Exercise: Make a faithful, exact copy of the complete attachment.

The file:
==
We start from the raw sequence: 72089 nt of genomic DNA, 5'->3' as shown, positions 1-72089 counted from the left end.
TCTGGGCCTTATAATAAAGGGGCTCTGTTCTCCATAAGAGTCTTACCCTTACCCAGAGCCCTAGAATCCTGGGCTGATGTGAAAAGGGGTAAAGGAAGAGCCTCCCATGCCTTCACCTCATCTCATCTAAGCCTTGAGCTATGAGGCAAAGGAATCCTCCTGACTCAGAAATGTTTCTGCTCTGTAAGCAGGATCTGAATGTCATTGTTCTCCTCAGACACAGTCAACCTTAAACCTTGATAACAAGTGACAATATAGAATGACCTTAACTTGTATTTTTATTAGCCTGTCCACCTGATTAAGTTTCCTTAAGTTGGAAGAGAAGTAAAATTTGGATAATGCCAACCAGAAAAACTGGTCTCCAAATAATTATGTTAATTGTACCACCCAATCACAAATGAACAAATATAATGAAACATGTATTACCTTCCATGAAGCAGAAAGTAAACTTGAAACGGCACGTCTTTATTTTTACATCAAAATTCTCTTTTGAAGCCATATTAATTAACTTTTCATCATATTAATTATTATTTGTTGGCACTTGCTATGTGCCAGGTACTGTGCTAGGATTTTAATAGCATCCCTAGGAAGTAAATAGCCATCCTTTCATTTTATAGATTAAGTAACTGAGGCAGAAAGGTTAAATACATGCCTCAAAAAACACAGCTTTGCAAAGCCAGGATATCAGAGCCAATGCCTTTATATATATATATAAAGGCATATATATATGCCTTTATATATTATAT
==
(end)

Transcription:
We start from the raw sequence: 72089 nt of genomic DNA, 5'->3' as shown, positions 1-72089 counted from the left end.
TCTGGGCCTTATAATAAAGGGGCTCTGTTCTCCATAAGAGTCTTACCCTTACCCAGAGCCCTAGAATCCTGGGCTGATGTGAAAAGGGGTAAAGGAAGAGCCTCCCATGCCTTCACCTCATCTCATCTAAGCCTTGAGCTATGAGGCAAAGGAATCCTCCTGACTCAGAAATGTTTCTGCTCTGTAAGCAGGATCTGAATGTCATTGTTCTCCTCAGACACAGTCAACCTTAAACCTTGATAACAAGTGACAATATAGAATGACCTTAACTTGTATTTTTATTAGCCTGTCCACCTGATTAAGTTTCCTTAAGTTGGAAGAGAAGTAAAATTTGGATAATGCCAACCAGAAAAACTGGTCTCCAAATAATTATGTTAATTGTACCACCCAATCACAAATGAACAAATATAATGAAACATGTATTACCTTCCATGAAGCAGAAAGTAAACTTGAAACGGCACGTCTTTATTTTTACATCAAAATTCTCTTTTGAAGCCATATTAATTAACTTTTCATCATATTAATTATTATTTGTTGGCACTTGCTATGTGCCAGGTACTGTGCTAGGATTTTAATAGCATCCCTAGGAAGTAAATAGCCATCCTTTCATTTTATAGATTAAGTAACTGAGGCAGAAAGGTTAAATACATGCCTCAAAAAACACAGCTTTGCAAAGCCAGGATATCAGAGCCAATGCCTTTATATATATATATAAAGGCATATATATATGCCTTTATATATTATAT